26. Letter From Soviet General Secretary Brezhnev to President Nixon1

Dear Mr. President,

In addition to our recent exchange of letters on the Middle East2 I would like to express now some considerations on a wider range of questions in connection with your letter of July 183 and your conversation with our Ambassador in San Clemente.4

Development of events during the period of time since the meeting in Moscow confirms, in our view, that this meeting and its results favorably influence the relations between our two countries and also have broader international impact. It is of course important that well-started work on implementation of the agreements and arrangements achieved in Moscow should be continued further on.

We have underway, as in the United States, the process of ratification of the Treaty on the Limitation of Anti-Ballistic Missile Systems and everything necessary is being done that this Treaty and the Interim Agreement on Certain Measures with Respect to the Limitation of Strategic Offensive Arms enter into force in the possible nearest time. It is necessary, however, that meanwhile no steps or statements are made which would cast a shadow on the big work done in achieving these agreements.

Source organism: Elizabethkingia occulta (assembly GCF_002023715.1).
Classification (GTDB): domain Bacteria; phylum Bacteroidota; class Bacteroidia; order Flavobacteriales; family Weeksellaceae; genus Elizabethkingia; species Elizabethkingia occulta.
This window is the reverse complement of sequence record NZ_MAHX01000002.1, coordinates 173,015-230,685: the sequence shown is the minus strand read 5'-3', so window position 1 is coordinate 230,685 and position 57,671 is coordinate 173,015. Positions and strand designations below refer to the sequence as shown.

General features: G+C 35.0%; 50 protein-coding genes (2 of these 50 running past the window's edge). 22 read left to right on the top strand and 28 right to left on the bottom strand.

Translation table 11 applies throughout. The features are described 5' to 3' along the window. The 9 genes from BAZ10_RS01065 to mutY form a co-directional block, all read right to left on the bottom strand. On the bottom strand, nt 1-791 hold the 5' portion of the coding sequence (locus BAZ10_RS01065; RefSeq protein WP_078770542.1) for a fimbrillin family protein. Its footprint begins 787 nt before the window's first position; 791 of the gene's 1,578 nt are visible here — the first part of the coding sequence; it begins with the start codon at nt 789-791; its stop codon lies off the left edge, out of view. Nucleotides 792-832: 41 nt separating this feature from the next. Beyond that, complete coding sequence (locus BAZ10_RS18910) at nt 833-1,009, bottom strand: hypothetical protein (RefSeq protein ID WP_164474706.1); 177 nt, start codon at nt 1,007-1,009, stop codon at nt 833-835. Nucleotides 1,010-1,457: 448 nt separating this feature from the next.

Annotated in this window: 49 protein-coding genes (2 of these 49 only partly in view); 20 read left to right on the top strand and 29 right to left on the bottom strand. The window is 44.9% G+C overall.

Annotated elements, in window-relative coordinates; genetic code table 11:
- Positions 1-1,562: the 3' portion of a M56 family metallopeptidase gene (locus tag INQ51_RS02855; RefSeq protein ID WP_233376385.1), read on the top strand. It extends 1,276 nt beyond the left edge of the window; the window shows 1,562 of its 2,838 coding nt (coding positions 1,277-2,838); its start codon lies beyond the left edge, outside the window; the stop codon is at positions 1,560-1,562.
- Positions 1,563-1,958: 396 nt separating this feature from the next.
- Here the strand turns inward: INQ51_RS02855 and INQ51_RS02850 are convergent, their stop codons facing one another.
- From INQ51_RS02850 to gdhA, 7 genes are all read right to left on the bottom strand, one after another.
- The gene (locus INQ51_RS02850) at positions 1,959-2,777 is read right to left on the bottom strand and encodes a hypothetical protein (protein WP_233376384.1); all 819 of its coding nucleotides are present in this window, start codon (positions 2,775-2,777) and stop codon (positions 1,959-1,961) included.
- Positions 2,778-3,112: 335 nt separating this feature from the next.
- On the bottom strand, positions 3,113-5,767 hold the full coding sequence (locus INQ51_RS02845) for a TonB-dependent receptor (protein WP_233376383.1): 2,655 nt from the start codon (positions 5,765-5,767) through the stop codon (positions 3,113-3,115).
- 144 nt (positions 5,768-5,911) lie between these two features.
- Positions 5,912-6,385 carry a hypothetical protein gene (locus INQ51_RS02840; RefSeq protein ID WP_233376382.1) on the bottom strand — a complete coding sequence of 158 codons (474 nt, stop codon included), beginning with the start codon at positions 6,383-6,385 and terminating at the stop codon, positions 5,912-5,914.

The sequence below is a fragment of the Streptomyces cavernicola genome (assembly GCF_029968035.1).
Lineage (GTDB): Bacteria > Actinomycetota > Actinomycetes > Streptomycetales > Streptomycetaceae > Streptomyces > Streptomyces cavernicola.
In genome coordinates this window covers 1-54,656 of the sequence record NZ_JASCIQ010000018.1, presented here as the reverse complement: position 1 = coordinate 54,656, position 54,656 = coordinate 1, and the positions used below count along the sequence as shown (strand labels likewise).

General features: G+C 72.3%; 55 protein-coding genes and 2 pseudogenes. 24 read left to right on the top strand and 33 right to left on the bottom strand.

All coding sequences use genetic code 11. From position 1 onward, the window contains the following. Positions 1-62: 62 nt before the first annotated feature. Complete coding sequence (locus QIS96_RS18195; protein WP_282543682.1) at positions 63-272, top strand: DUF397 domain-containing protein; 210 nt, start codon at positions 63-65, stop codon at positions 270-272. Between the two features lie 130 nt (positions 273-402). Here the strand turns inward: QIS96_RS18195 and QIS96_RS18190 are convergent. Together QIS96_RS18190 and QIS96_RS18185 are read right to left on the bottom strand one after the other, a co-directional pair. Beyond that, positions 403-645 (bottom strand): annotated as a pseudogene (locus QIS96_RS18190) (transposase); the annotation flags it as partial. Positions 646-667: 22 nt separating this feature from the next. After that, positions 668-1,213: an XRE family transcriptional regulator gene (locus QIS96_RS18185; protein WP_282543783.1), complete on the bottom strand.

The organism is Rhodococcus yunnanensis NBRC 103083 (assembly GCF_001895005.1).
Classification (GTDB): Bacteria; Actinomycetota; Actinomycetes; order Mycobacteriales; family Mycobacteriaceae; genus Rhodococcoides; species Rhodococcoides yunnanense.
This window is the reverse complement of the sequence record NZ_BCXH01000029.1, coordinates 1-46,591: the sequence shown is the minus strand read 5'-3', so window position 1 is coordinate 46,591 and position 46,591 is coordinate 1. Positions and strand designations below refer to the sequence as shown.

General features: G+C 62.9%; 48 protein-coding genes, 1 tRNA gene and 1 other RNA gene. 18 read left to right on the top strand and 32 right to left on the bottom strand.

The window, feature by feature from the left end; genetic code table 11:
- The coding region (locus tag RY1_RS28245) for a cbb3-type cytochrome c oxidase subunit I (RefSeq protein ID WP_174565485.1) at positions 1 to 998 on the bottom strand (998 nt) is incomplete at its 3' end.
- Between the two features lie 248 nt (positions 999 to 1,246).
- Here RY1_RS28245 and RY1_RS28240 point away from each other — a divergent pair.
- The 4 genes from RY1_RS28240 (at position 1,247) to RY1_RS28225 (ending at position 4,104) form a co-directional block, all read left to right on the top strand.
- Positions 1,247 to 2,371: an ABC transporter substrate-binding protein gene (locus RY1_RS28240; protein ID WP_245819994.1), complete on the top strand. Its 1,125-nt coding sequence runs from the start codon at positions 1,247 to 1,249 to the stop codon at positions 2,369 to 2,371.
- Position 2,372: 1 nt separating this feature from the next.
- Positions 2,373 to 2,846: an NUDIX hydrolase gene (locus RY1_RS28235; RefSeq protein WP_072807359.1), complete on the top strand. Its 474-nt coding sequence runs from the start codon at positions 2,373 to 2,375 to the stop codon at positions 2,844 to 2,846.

We are contemplating now the questions to be concentrated upon during the forthcoming second stage of negotiations on further limitation of strategic offensive arms. We will be prepared to exchange opinions with you on these questions—using for this purpose, in particular, Dr. Kissinger’s visit to Moscow in September—in order to give then appropriate instructions to our delegations at the negotiations.

We are gratified to note the progress already achieved by appropriate Soviet and American authorities in implementation of the agree[Page 70]ments signed in Moscow on cooperation between the USSR and the US in the fields of science and technology, research in outer space, medical science and public health.

There is some movement forward also in the commercial and economic field. We have come [far?] in particular for concluding an agreement on purchases in the United States during a number of years of a big quantity of grain. You attached as I remember great importance to the achievement of such an agreement. At the same time it should be put straight that the main questions, solution of which is necessary for a sharp increase in the commercial and economic field—and first of all the questions of the most favored nation treatment, credits and debt-payments on the lend-lease—remain still unsettled. As I have already told your Secretary of Commerce Mr. Peterson5 we expect that more understanding of the political aspects of these questions will be displayed by the US side. For example, it would be hardly right to apply purely commercial approach to the solution of the problem of payment of interest in connection with the debt for the lend-lease supplies, having in mind the circumstances of this debt’s origin.